4-week-old Noah Tindle was left fighting for his life after someone kissed him during Christening.
His mother, Ashleigh White, noticed her baby’s right eye had become swollen and was watering. She immediately sought advice from a health visitor who told her it was just a blocked tear duct.
However, the 21-year-old mother noticed blisters forming around her son’s eye. That’s when she took Noah to the doctor, worried it could be herpes.
The baby was referred to Barnsley Hospital where the mom repeated her sentiments to doctors.
“I’d read something on Facebook about another baby having the virus and the blisters looked exactly the same,” she said.
“What I didn’t realize is that even if you don’t have an active cold sore, you still do carry the virus in your system and saliva, meaning you can never be too careful.”
After numerous tests, it was confirmed that Noah had contracted the life-threatening virus. Doctors told Ashleigh her child had likely got the infection from a kiss from an infected adult.
“He was only four weeks old,” Ashleigh said. “We went to a christening where friends were holding and kissing him – it could have been any of them.”
Little Noah spent two and a half months in the hospital. Despite what happened, he is hitting all his milestones but will be on antiviral medication until next year.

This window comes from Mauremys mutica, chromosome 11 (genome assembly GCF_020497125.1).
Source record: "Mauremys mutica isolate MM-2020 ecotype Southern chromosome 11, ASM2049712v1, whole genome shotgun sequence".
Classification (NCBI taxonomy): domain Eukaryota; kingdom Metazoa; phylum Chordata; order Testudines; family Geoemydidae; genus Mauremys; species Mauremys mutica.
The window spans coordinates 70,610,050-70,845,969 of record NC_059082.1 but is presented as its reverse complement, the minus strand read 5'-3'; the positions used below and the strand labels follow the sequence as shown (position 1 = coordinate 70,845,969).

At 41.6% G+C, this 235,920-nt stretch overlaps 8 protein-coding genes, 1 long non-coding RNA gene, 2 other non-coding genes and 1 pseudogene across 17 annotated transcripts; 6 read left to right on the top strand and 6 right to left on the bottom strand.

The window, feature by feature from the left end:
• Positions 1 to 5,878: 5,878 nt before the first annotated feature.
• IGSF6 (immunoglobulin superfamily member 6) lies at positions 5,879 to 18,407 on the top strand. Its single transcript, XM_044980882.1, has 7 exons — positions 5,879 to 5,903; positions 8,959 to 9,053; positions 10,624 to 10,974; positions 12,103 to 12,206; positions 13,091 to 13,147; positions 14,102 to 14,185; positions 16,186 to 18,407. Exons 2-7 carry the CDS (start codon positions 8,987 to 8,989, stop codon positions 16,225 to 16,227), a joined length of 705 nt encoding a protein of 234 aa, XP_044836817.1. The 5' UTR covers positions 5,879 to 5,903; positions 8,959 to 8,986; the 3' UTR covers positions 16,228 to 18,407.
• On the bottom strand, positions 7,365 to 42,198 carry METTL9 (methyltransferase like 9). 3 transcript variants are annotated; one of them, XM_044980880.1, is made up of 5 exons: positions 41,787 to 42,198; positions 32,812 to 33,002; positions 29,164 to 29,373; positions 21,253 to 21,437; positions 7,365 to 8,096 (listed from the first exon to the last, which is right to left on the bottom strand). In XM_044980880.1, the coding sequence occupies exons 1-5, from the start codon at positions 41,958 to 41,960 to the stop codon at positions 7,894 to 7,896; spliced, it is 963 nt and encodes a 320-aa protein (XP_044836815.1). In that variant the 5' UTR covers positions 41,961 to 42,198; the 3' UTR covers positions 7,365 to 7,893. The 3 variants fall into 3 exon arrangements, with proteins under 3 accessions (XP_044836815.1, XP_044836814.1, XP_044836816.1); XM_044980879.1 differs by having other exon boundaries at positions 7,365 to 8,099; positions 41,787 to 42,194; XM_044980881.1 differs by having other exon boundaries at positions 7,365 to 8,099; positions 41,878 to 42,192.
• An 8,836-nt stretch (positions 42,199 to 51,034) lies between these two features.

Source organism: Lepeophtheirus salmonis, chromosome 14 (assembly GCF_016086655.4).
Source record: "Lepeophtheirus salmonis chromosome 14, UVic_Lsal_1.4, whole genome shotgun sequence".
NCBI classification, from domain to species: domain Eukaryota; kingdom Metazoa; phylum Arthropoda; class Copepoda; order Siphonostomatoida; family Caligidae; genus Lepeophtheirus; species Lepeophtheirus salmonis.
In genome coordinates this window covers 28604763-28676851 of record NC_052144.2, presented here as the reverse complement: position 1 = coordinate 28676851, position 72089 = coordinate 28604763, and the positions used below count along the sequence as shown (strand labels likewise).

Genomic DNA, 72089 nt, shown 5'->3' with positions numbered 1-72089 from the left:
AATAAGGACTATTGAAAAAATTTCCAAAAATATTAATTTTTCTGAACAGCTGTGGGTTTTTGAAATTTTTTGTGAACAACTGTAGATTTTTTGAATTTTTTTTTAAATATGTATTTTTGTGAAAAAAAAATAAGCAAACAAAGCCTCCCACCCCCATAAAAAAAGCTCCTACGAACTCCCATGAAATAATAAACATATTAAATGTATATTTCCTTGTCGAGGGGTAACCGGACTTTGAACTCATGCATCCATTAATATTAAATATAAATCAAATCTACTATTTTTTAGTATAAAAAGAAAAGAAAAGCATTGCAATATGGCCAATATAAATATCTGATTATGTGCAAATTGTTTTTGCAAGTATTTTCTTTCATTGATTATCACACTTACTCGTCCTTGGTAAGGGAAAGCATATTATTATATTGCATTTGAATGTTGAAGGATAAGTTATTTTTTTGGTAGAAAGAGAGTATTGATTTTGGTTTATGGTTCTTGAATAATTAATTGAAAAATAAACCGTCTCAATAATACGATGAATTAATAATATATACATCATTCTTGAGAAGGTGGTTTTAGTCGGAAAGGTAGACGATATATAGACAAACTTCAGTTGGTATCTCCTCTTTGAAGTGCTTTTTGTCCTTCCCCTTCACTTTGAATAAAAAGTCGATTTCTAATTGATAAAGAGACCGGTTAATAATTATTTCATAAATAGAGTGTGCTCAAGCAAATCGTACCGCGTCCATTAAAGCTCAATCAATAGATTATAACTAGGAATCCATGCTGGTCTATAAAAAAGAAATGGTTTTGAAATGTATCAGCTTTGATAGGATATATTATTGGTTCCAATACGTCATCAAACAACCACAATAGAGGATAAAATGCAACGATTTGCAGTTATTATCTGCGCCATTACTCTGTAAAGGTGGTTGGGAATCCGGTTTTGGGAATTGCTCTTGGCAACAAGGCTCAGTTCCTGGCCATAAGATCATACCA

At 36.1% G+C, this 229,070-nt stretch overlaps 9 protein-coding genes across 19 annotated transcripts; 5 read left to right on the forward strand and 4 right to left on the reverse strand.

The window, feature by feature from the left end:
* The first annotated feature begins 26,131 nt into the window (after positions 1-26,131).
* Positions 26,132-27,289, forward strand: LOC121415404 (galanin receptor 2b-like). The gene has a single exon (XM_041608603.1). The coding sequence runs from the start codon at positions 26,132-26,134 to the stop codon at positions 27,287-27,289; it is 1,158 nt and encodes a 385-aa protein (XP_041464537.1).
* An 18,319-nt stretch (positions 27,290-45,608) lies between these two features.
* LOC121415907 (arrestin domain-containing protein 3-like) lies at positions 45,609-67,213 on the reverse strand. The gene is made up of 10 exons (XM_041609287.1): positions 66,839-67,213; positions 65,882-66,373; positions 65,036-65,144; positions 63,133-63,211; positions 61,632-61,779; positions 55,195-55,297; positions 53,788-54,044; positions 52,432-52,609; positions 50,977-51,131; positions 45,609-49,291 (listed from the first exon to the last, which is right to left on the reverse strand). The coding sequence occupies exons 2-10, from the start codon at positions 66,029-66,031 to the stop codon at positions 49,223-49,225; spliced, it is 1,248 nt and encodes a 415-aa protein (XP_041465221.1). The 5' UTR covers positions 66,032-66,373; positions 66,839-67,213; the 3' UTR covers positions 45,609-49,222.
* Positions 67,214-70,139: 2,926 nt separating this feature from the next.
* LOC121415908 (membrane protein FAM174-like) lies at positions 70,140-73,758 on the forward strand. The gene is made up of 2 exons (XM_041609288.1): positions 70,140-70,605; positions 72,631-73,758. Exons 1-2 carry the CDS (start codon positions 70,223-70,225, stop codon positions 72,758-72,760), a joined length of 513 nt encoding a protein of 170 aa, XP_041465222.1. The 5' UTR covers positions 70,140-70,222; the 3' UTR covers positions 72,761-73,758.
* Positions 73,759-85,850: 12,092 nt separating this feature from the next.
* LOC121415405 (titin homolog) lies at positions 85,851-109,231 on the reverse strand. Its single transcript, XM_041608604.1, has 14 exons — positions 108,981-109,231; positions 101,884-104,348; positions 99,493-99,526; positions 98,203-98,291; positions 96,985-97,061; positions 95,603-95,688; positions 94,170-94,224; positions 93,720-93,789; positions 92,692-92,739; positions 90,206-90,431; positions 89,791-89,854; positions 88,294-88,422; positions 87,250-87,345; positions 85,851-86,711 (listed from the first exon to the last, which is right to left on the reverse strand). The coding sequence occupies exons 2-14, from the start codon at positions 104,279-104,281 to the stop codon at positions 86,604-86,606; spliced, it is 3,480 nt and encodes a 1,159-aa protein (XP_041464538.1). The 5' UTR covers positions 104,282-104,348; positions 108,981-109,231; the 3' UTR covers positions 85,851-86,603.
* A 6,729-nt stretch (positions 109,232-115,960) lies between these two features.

“We managed to catch it before it could enter his bloodstream,” she shared. “He couldn’t open his eyes for days.”
Also known as the cold sore virus, HSV-1 is not harmful to adults but it can be deadly for babies. It can quickly spread to babies’ nervous system and cause multiple organ failure. In worse cases, it can lead to death.
“He spent two hours in theatre for what should have been a half hour operation, because he was so tiny,” Ashleigh expressed.
“He was then to be on the prophylactic antiviral for six months. Unfortunately, he had a re-occurrence in March and again went through the same thing, two weeks of intense antivirals and now he won’t be off of his medication until March, 2020.
“We still have a long way to go yet before we’re out of the dark.”
Doctors said that the tot is doing well but will continue to have regular checkups.
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